Electric Scooters are increasingly becoming more popular in the UK, but UK laws on e-scooters are not always clear. Rental e-scooter schemes are appearing up and down the country, so it's just only a matter of time before they become a fully regulated form of transport. We uncover the key facts around e-scooter UK law.

Are electric scooters legal? 

Currently privately-owned electric scooters are illegal to use on the public highway(s) in the UK. You can ride a privately-owned e-scooters only on private land, with the landowner’s permission.

However, it’s completely legal to buy, sell, own and keep an e-scooter.  

Rental e-scooters, part of current nationwide trial schemes are permitted for use on the public highway, subject to local rules and regulations, this is usually within a certain geographical area 

Can I ride an electric scooter on the road? 

At present it is illegal to use a privately-owned e-scooter on the public highway (roads, pavements or cycle paths etc).

It is legal to ride a rental scooter where a trial rental scheme is in place (this is subject to local council rules and their regulations) and also have a "Q"category on your full or provisional driving licence....worth checking.

You can ride a privately-owned e-scooter on private land with the landowner’s permission without a full or provisional driving licence.  

Can I ride an electric scooter on the pavement? 

A pavement is classified as part of the public highway, which means that it is also illegal to ride an e-scooter on one (unless, of course, that pavement was privately-owned, and you had the owner’s permission to use it).  

The 1835 Highways Act is the most up-to-date law that relates to this, effectively classifying an e-scooter as a ‘carriage’: Here's some bedtime reading for you...

"If any person shall willfully ride upon any footpath or causeway by the side of any road made or set apart for the use or accommodation of foot passengers; or shall willfully lead or drive any horse, ass, sheep, mule, swine, or cattle or carriage of any description, or any truck or sledge, upon any such footpath or causeway; or shall tether any horse, ass, mule, swine, or cattle, on any highway, so as to suffer or permit the tethered animal to be thereon."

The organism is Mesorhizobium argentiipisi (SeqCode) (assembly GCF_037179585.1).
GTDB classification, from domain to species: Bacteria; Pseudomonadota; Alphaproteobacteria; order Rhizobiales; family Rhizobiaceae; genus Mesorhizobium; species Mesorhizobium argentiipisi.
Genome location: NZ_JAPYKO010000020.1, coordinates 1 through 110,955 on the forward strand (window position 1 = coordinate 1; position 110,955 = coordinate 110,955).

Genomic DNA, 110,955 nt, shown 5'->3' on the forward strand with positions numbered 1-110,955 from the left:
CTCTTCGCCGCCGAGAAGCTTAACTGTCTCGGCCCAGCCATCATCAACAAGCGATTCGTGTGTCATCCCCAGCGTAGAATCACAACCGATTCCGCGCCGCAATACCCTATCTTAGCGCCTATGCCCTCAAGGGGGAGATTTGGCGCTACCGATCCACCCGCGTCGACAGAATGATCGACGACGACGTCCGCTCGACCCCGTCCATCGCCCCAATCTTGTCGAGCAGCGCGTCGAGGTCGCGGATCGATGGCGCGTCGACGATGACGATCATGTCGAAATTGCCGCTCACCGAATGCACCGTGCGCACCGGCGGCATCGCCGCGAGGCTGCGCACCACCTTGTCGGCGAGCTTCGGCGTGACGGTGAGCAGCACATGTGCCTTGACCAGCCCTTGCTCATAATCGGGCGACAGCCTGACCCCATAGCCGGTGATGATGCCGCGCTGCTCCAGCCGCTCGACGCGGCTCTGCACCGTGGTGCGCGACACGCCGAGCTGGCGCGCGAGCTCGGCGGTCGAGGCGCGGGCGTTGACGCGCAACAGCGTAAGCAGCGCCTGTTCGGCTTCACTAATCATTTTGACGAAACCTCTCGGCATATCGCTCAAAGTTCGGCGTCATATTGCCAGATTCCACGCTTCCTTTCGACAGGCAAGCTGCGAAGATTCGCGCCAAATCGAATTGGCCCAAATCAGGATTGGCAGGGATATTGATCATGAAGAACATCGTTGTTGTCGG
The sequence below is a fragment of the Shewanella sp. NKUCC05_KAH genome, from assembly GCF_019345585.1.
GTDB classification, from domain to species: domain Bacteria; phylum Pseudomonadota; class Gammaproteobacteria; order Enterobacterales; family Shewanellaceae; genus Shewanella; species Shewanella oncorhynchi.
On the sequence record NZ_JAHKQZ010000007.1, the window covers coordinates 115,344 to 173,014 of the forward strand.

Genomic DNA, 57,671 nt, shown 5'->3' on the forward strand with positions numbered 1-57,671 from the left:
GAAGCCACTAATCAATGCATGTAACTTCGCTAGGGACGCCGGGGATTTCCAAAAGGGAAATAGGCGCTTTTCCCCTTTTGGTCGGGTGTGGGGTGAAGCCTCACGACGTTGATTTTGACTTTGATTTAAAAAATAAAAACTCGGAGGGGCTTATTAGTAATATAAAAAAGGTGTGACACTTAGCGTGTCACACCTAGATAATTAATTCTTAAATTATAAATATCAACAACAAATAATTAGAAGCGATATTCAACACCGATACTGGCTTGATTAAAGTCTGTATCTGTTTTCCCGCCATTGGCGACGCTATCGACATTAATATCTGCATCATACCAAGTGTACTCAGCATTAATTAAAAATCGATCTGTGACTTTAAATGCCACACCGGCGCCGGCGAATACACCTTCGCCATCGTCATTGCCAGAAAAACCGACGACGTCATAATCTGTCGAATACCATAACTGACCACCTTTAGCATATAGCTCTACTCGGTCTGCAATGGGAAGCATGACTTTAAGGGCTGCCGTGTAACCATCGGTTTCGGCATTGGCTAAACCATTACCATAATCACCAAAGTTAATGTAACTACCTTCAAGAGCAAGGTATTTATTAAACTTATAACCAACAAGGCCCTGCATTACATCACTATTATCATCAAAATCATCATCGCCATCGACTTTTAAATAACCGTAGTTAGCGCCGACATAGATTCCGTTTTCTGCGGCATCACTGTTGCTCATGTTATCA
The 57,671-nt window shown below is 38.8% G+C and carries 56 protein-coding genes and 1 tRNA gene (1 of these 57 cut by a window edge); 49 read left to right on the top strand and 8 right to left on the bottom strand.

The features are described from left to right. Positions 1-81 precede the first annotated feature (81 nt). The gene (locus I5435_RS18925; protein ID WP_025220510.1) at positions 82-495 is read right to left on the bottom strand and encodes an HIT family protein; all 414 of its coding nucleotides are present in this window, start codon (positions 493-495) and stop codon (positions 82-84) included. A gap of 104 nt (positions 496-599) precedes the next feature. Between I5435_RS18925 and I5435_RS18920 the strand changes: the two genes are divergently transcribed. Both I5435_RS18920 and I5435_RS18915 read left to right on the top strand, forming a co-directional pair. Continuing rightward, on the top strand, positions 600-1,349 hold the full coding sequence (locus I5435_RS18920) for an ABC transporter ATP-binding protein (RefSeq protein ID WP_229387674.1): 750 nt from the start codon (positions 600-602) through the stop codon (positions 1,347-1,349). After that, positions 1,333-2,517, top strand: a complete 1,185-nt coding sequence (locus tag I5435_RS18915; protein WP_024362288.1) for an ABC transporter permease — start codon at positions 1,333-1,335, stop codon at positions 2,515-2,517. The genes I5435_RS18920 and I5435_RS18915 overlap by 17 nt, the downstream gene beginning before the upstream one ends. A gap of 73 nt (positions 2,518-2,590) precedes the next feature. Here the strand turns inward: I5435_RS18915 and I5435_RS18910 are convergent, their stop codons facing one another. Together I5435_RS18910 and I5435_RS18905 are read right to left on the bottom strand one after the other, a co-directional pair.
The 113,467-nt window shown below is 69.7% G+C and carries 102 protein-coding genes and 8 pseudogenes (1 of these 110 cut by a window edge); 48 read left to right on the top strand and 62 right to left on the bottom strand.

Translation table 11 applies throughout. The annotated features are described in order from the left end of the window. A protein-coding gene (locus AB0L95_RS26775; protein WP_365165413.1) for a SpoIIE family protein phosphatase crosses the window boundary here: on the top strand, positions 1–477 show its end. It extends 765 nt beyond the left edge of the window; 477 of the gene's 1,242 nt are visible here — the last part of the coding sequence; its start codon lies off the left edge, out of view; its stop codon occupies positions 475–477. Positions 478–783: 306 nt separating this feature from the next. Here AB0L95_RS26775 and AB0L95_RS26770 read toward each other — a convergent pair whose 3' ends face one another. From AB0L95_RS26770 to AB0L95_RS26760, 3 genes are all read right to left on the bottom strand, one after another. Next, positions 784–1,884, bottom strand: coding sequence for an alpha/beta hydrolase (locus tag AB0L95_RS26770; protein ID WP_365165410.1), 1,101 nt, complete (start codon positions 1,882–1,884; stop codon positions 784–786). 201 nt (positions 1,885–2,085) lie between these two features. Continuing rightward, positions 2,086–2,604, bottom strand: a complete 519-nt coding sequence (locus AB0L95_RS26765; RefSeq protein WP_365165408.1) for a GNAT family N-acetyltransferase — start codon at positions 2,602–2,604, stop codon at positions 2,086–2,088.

Adding to this, it is also illegal to use a rental e-scooter on the pavement, these can only be used on the road (except motorways...and you wouldn't want to be riding on here anyway) and in cycle lanes, although government guidelines do provide leeway for local lawmakers to prohibit rental e-scooter use on certain cycle ways if they wish. 

Do I need a licence to ride an electric scooter? 


To use a rental e-scooter legally, as previously mentioned you need to hold a valid full or provisional driving licence with the ‘Q’ category listed. Driving licences with the categories ‘AM’, ‘A’, or ‘B’ include the ‘Q’ category. 

Privately-owned e-scooters remain illegal to use on public highways, even if you have a licence.

Will electric scooter laws change soon? 

The current law is certainly outdated, there is definitely strong evidence of change in the past three years (which is good), with more set to come that may see the legalisation of privately-owned e-scooter use. 

In July 2018, The Department of Transport (DfT) began its ‘The Future of Mobility’ consultation to examine new methods of transport – including e-scooters – and how the UK’s infrastructure and current laws might need to adapt to these new technologies.  So all positive. 

Where can I ride a rental electric scooter?

As of April 2021, there are 32 regions operating rental schemes across many of the main urban areas of the UK.  These are as follows:

  • Bournemouth and Poole 
  • Buckinghamshire (Aylesbury and High Wycombe) 
  • Cambridge 
  • Cheshire West and Chester (Chester) 
  • Copeland (Whitehaven) 
  • Derby 
  • Essex (Basildon, Chelmsford, Colchester and Clacton) 
  • Gloucestershire (Cheltenham and Gloucester) 
  • Great Yarmouth 
  • Kent (Canterbury) 
  • Liverpool 
  • Milton Keynes 
  • Newcastle 
  • North and West Northamptonshire (Northampton, Kettering, Corby and Wellingborough) 
  • North Devon (Barnstaple) 
  • North Lincolnshire (Scunthorpe) 
  • Norwich 
  • Nottingham 
  • Oxfordshire (Oxford) 
  • Redditch 
  • Rochdale 
  • Salford 
  • Slough 
  • Solent (Isle of Wight, Portsmouth and Southampton) 
  • Somerset West (Taunton) 
  • South Somerset (Yeovil, Chard and Crewkerne) 
  • Staffordshire (Stafford and Newcastle-Under-Lyme) 
  • Sunderland 
  • Tees Valley (Hartlepool and Middlesbrough) 
  • West Midlands (Birmingham, Coventry and Sandwell) 
  • West of England Combined Authority (Bristol and Bath) 
  • York 

More are being added as we speak

Where can I ride a rental electric scooter?

Rental schemes have been introduced to test the general principles and operation of e-scooters in every day public life. Once this trial period concludes late 2021, the UK Government will likely enter another consultation phase, before proposing any permanent law changes in parliament.  

The rental schemes are effectively a series of ‘test cases’ and fact-finding initiatives on e-scooter use, so that laws can eventually be drawn up to address how e-scooters can be used safely and effectively.  

The UK Government has stated its intention to address the legal status of both privately-owned and rental e-scooters with its trials. 


Gecko Electric Scooters believes that the current legal status of privately-owned e-scooters is outdated and in need of refreshing. E-scooters (both privately-owned and rental) have clear potential to help clean up our urban areas and environment, moving the focus away from polluting car and congested public transport use and towards a healthier way of living.

We’ll be keeping you updated with the latest news concerning e-scooter legalisation.